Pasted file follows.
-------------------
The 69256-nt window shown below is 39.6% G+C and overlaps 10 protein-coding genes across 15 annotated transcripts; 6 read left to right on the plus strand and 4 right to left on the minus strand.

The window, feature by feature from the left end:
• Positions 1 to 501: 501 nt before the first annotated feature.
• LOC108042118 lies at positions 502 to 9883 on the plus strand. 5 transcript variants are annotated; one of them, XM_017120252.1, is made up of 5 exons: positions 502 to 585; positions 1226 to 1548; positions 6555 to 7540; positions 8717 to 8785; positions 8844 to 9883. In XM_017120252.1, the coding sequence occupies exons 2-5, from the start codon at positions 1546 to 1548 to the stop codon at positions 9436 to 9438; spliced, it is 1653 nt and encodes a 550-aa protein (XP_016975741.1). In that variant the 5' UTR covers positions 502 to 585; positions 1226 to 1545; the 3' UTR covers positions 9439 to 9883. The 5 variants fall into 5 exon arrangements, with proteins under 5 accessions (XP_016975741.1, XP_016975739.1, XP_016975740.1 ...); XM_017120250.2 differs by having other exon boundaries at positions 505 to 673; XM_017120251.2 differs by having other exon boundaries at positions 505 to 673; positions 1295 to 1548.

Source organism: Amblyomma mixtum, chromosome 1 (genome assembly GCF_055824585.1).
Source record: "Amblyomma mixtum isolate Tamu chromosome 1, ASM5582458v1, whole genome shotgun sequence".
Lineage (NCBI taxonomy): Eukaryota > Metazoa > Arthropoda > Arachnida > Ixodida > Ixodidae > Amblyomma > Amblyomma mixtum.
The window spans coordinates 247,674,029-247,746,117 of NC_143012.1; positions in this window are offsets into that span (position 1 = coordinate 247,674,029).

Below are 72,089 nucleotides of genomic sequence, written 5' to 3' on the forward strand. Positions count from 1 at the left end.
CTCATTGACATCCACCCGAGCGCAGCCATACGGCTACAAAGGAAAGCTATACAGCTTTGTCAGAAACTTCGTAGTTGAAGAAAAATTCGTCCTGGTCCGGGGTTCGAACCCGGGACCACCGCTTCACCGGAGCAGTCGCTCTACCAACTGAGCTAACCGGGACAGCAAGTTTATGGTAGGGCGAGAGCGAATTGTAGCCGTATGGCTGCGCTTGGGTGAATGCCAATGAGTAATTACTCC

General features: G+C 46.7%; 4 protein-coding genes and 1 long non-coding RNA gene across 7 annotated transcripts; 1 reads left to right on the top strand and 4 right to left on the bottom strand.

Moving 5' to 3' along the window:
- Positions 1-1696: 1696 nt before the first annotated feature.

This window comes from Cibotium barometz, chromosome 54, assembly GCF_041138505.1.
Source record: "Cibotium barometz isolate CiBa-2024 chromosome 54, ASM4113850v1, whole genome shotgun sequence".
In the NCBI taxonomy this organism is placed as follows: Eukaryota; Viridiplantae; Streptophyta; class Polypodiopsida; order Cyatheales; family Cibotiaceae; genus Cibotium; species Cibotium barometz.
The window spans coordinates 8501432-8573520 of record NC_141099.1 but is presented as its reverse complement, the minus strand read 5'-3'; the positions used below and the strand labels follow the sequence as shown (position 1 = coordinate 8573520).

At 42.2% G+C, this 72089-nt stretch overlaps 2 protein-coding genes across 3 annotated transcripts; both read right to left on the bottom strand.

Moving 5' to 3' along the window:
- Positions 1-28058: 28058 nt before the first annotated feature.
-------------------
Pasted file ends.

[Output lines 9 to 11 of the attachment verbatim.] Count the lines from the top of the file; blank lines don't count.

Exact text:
Below are 72,089 nucleotides of genomic sequence, written 5' to 3' on the forward strand. Positions count from 1 at the left end.
CTCATTGACATCCACCCGAGCGCAGCCATACGGCTACAAAGGAAAGCTATACAGCTTTGTCAGAAACTTCGTAGTTGAAGAAAAATTCGTCCTGGTCCGGGGTTCGAACCCGGGACCACCGCTTCACCGGAGCAGTCGCTCTACCAACTGAGCTAACCGGGACAGCAAGTTTATGGTAGGGCGAGAGCGAATTGTAGCCGTATGGCTGCGCTTGGGTGAATGCCAATGAGTAATTACTCC

General features: G+C 46.7%; 4 protein-coding genes and 1 long non-coding RNA gene across 7 annotated transcripts; 1 reads left to right on the top strand and 4 right to left on the bottom strand.